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Syracuse University targets Rochester in effort to expand sports brand

John Wildhack is taking a page from the Buffalo Bills and taking the show on the road. And by doing so, the Syracuse University athletic director hopes to further tap into a market that’s as essential to the sustained success of the Orange sports program as it is to the Bills.

Just as the Bills bring training camp here every summer, Wildhack hopes to bring a number of Syracuse sports-related events to Rochester, starting with Monroe Madness, an open-to-the-public fan fest featuring the SU men’s and women’s basketball teams Friday evening at 6:30 at the Blue Cross Arena. (Wegmans is the official sponsor and tickets are available for purchase there and at the Arena box office.)

“Rochester is a critical market for us,’’ Wildhack said. “We need to grow our presence and our brand there. We need to market ourselves regionally. We have a stadium that holds 50,000 for football and more than 30,000 for basketball, and if we are going to get to capacity or near-capacity, we’ve got to draw from beyond our core base in Central New York.”

The Bills came to a similar realization years ago. The reality is, without Rochester and Southern Ontario, the Bills would have been history long ago. The Buffalo area isn’t large or affluent enough to support an NFL franchise on its own, and the Bills would have been forced to relocate to a bigger market if they hadn’t expanded their reach.

Wildhack grew up in the Buffalo suburb of Kenmore, so he’s well aware of the challenges the Bills face as a franchise in the NFL’s second-smallest market (only Green Bay is smaller). He’s also friends with Russ Brandon, the former Bills CEO and marketing whiz who brought training camp to St. John Fisher University at the turn of the century in order to increase ticket sales and mine corporate dollars beyond Buffalo.

“He gave me some of his ideas and findings and it’s been extremely helpful,’’ Wildhack said. “There’s definitely commonality between what we’re trying to do and what the Bills did.”

Wildhack said SU is still compiling data to determine how many fans from the Rochester area attend Syracuse football and basketball games. Back when I was writing for the Democrat and Chronicle, we conducted surveys that determined between a quarter to a third of the spectators regularly attending SU basketball games in the Carrier Dome (now the JMA Wireless Dome) came from our circulation area. There’s also a significant Syracuse alumni population in the Rochester region, with the local alumni club among the largest, trailing only Central New York and larger-market chapters such as New York City, Los Angeles, Boston, and Atlanta.

Events such as Friday’s are ways to not only increase ticket sales and garner corporate dollars, but also aid in recruiting. Rochester-area athletes have contributed significantly to Syracuse University’s success through the decades, particularly in basketball. Roosevelt Bouie (Kendall), John Wallace (Greece), Bill Smith (Henrietta), Marty Byrnes (Pittsford), Greg Monroe (Pittsford) and Marius Janulis (Prattsburg via Lithuania) are among the numerous players who have positively impacted the Orange men’s hoops program.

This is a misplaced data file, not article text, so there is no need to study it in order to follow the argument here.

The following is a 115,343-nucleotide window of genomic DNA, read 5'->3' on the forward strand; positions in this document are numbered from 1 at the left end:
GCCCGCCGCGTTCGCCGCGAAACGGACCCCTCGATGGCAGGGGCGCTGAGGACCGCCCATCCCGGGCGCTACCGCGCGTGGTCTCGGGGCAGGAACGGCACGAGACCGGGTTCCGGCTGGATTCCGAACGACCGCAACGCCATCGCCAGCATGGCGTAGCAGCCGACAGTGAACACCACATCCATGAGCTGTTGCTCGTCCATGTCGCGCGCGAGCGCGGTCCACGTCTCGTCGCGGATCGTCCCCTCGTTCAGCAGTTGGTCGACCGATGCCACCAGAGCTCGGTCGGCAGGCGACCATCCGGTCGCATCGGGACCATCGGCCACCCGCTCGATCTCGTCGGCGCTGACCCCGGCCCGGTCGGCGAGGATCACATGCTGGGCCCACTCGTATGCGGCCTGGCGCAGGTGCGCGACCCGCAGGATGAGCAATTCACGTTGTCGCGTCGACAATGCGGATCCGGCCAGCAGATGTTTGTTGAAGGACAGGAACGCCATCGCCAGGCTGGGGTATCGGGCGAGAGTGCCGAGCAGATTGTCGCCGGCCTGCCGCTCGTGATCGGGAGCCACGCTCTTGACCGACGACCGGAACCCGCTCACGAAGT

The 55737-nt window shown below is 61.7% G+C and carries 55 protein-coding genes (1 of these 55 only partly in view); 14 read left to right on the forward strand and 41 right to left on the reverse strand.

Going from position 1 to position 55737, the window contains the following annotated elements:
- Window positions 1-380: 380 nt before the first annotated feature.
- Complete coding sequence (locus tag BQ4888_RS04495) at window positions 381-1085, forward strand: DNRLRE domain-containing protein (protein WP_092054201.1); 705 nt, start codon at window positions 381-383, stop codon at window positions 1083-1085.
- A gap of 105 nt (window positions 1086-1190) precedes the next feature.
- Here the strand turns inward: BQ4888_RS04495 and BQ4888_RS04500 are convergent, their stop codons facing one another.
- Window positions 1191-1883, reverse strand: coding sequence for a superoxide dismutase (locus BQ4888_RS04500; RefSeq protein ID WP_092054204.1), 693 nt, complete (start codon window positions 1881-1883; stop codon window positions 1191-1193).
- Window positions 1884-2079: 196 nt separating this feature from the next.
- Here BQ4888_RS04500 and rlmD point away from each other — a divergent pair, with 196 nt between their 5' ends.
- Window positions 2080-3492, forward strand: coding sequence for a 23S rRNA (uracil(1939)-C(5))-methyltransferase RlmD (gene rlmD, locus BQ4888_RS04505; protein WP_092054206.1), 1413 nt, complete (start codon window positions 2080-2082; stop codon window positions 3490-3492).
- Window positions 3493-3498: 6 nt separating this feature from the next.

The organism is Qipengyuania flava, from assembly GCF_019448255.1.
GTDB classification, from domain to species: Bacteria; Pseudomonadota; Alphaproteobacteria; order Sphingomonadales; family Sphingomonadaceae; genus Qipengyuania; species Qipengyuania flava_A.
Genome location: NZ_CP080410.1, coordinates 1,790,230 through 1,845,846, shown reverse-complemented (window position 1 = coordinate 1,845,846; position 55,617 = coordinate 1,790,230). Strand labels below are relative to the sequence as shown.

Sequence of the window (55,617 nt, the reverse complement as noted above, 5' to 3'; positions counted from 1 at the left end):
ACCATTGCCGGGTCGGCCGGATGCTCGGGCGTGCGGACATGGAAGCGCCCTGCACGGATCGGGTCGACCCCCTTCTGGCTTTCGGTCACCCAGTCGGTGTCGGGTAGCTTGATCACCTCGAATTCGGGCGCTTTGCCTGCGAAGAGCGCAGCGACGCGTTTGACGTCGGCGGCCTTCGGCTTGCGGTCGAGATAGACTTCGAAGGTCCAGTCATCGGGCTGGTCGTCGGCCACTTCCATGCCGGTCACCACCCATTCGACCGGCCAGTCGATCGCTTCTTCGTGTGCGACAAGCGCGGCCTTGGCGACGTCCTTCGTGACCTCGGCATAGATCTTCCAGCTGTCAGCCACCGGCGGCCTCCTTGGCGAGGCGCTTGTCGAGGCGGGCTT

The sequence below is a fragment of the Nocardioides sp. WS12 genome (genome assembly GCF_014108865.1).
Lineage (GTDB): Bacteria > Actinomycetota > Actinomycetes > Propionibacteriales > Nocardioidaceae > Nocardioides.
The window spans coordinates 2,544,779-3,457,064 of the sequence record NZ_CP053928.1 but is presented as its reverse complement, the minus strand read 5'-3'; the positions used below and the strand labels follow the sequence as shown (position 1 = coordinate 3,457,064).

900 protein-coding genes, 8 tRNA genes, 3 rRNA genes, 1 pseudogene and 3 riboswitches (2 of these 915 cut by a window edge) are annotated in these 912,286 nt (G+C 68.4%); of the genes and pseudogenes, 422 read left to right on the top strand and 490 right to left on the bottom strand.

The women’s program has also benefitted from Section V stars such as Red Jacket’s Beth Record, who remains the ninth leading scorer in SU women’s history and was the first Orangewoman to be drafted by the WNBA. Dyaisha Fair (Edison Tech) and Saniaa Wilson (Bishop Kearney) are among the players from our area who could be major contributors this season.

Of course, it’s much easier to sell your brand when you’re winning. The men’s team struggled to a 16-17 record last year – the first losing season in Jim Boeheim’s 46-year Hall-of-Fame coaching career. Bolstered by the return of center Jesse Edwards, guards Joseph Girard III and Symir Torrence, and forward Benny Williams, to go along with a top-15 recruiting class, the Orange men have the potential to bounce back in a big way this year.

And there are similar expectations for the women hoopsters under new coach Felisha Legette-Jack. She was an All-American basketball player for the Orangewomen in the 1980s and earlier this year became the first female athlete in school history to have her number retired. She returns to her alma mater after coaching the University at Buffalo to four NCAA tournament appearances in 10 years.

Wildhack’s timing for expanding the Rochester market also is aided by the Orange football team’s surprising 5-0 start. Syracuse currently is ranked in the top 25 in the major polls for the first time since 2019.

Wildhack said Friday night’s fan fest, which includes a meet-and-greet with SU lacrosse legend Gary Gait, will be the first of many the Orange athletic department plans for the Rochester area. There have been brainstorming sessions for similar events in other sports, including perhaps football.

Just as the Bills are regarded as Rochester’s “hometown” NFL team, Wildhack is hoping to further establish Syracuse University reputation as Rochester’s “hometown” college team.

Best-selling author and nationally honored journalist Scott Pitoniak is the Rochester Business Journal sports columnist.

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